When the South Korean developer of a suite of productivity apps called Hancom Office incorporated an open-source PDF interpreter called Ghostscript into its word-processing software, it was supposed to do one of two things.
To use Ghostscript for free, Hancom would have to adhere to its open-source license, the GNU General Public License (GPL). The GNU GPL requires that when you use GPL-licensed software to make some other software, the resulting software also has to be open-sourced with the same license if it’s released to the public. That means Hancom would have to open-source its entire suite of apps.
Alternatively, Hancom could pay a licensing fee to Artifex, the developer of Ghostscript. Artifex allows developers of commercial or otherwise closed-source software to forego the strict open-source terms of the GNU GPL if they’re willing to pay for it.
But after it began using Ghostscript in its software in 2013, Hancom did neither: it did not open-source its software, and it did not pay Artifex a licensing fee.
At the end of 2016, Artifex filed a lawsuit against Hancom in the US District Court for the Northern District of California.
“Upon discovering Hancom’s abuse of the GNU GPL and infringement of Artifex’s valuable copyright in Ghostscript, Artifex demanded that Hancom cease its infringement and remit to Artifex a reasonable royalty for Hancom’s years of unlicensed use of Ghostscript,” the company said in its complaint. “Rebuffed by Hancom, Artifex turns to this Court to enjoin Hancom from further infringement and to seek relief and recovery for Hancom’s abuse of Artifex’s open source license.”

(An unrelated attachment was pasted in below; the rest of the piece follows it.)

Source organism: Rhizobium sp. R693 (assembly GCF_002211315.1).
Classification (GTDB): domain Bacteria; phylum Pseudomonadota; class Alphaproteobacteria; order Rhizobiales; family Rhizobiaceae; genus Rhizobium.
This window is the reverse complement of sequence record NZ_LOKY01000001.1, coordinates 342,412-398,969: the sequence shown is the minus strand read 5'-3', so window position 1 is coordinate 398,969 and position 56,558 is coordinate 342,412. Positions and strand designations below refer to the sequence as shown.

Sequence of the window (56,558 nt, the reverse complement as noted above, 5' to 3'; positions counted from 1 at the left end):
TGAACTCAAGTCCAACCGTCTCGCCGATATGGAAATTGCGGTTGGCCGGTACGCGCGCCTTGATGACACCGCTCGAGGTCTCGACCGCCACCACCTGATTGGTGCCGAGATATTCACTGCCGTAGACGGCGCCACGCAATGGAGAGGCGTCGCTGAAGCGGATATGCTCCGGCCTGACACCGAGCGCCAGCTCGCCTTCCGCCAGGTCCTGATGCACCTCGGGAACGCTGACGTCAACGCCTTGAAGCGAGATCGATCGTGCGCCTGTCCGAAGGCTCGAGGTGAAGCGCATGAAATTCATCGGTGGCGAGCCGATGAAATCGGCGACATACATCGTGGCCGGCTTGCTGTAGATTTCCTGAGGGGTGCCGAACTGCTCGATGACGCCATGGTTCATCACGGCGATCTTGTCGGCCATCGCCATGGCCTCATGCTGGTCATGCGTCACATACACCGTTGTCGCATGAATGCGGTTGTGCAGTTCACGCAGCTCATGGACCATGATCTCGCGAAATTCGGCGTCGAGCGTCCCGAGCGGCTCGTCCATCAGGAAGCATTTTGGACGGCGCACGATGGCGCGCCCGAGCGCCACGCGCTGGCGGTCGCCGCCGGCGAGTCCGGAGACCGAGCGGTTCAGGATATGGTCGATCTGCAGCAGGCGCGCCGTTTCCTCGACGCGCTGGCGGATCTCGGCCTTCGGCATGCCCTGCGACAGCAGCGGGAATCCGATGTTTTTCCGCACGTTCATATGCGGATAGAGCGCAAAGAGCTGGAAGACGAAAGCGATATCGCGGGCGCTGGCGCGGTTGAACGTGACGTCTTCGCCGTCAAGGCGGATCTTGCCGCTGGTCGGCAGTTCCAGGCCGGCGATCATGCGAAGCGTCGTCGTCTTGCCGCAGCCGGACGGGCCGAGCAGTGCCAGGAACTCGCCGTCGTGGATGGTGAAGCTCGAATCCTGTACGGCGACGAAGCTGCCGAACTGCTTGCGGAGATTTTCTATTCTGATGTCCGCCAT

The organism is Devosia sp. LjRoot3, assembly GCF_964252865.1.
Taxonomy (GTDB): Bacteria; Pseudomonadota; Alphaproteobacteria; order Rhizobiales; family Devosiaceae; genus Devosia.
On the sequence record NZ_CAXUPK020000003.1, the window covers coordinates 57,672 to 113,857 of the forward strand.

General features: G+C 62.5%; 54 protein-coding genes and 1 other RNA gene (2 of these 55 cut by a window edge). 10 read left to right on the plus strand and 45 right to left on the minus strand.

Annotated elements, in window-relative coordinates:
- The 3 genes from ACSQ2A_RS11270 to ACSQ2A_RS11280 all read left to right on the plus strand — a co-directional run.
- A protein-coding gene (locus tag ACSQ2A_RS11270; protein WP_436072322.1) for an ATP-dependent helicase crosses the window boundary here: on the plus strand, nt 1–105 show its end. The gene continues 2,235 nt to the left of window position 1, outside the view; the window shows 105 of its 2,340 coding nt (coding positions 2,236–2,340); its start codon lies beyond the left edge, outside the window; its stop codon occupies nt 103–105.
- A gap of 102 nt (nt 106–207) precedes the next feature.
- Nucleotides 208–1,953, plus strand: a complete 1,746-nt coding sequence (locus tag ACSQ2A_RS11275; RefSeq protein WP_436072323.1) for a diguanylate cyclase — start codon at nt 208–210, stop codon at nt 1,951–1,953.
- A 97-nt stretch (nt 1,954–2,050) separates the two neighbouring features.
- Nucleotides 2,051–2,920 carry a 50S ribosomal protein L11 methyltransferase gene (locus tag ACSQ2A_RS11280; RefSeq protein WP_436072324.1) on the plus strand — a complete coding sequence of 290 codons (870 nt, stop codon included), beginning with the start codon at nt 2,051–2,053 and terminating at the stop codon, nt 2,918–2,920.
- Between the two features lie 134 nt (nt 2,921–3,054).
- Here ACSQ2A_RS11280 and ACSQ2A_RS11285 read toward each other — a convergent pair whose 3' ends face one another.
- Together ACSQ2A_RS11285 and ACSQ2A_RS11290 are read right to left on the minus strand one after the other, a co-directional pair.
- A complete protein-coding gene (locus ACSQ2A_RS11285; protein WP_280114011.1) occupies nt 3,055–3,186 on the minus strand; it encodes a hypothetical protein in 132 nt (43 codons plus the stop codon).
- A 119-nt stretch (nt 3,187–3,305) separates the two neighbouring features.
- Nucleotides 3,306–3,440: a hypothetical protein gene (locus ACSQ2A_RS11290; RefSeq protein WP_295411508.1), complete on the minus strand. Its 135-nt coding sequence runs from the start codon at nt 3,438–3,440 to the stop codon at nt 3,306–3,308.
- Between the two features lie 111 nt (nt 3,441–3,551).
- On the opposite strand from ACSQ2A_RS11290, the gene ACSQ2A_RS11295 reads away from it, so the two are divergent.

Artifex also said in its complaint that Hancom reported $86.3 million in revenue in 2015.
The enforceability of open source licenses like the GNU GPL has long been an open legal question. The Federal Circuit Court of Appeals held in a 2006 case, Jacobsen v. Katzer, that violations of open source licenses could be treated like copyright claims. But whether they could legally considered breaches of contract had yet to be determined, until the issue came up in Artifex v. Hancom.
That happened when Hancom issued a motion to dismiss the case on the grounds that the company didn’t sign anything, so the license wasn’t a real contract.
“Not so,” said Judge Jacqueline Scott Corley in her order on the motion on April 25. Corley said the GNU GPL “provides that the Ghostscript user agrees to its terms if the user does not obtain a commercial license. Plaintiff alleges that Defendant used Ghostscript, did not obtain a commercial license, and represented publicly that its use of Ghostscript was licensed under the [GNU GPL]. These allegations sufficiently plead the existence of a contract.”
Corley denied the motion, and in doing so, set the precedent that licenses like the GNU GPL can be treated like legal contracts, and developers can legitimately sue when those contracts are breached. It’s an important win for the open-source community. Of course, whether Artifex will actually win the case it’s now allowed to pursue is another question altogether.